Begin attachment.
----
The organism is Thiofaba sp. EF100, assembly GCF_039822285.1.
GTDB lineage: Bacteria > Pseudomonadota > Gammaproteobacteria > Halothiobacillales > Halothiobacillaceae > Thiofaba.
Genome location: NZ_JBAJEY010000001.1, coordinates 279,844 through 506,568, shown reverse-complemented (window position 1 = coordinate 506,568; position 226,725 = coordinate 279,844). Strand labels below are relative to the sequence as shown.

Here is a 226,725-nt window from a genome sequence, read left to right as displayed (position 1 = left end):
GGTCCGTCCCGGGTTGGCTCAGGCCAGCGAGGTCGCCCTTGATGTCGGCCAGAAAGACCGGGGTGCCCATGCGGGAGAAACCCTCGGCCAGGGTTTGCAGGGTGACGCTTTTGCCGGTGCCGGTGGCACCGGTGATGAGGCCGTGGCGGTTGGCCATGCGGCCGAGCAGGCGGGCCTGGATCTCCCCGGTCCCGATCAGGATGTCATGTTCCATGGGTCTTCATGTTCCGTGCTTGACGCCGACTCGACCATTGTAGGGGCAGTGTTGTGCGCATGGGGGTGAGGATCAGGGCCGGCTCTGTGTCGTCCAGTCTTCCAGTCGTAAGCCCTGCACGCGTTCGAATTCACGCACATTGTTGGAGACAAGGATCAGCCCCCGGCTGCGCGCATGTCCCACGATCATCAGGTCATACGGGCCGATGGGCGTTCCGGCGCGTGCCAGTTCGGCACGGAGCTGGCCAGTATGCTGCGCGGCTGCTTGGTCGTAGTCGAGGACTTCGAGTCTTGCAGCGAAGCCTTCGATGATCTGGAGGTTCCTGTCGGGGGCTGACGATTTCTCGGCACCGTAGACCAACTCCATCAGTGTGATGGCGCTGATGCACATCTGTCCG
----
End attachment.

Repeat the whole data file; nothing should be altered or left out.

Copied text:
The organism is Thiofaba sp. EF100, assembly GCF_039822285.1.
GTDB lineage: Bacteria > Pseudomonadota > Gammaproteobacteria > Halothiobacillales > Halothiobacillaceae > Thiofaba.
Genome location: NZ_JBAJEY010000001.1, coordinates 279,844 through 506,568, shown reverse-complemented (window position 1 = coordinate 506,568; position 226,725 = coordinate 279,844). Strand labels below are relative to the sequence as shown.

Here is a 226,725-nt window from a genome sequence, read left to right as displayed (position 1 = left end):
GGTCCGTCCCGGGTTGGCTCAGGCCAGCGAGGTCGCCCTTGATGTCGGCCAGAAAGACCGGGGTGCCCATGCGGGAGAAACCCTCGGCCAGGGTTTGCAGGGTGACGCTTTTGCCGGTGCCGGTGGCACCGGTGATGAGGCCGTGGCGGTTGGCCATGCGGCCGAGCAGGCGGGCCTGGATCTCCCCGGTCCCGATCAGGATGTCATGTTCCATGGGTCTTCATGTTCCGTGCTTGACGCCGACTCGACCATTGTAGGGGCAGTGTTGTGCGCATGGGGGTGAGGATCAGGGCCGGCTCTGTGTCGTCCAGTCTTCCAGTCGTAAGCCCTGCACGCGTTCGAATTCACGCACATTGTTGGAGACAAGGATCAGCCCCCGGCTGCGCGCATGTCCCACGATCATCAGGTCATACGGGCCGATGGGCGTTCCGGCGCGTGCCAGTTCGGCACGGAGCTGGCCAGTATGCTGCGCGGCTGCTTGGTCGTAGTCGAGGACTTCGAGTCTTGCAGCGAAGCCTTCGATGATCTGGAGGTTCCTGTCGGGGGCTGACGATTTCTCGGCACCGTAGACCAACTCCATCAGTGTGATGGCGCTGATGCACATCTGTCCG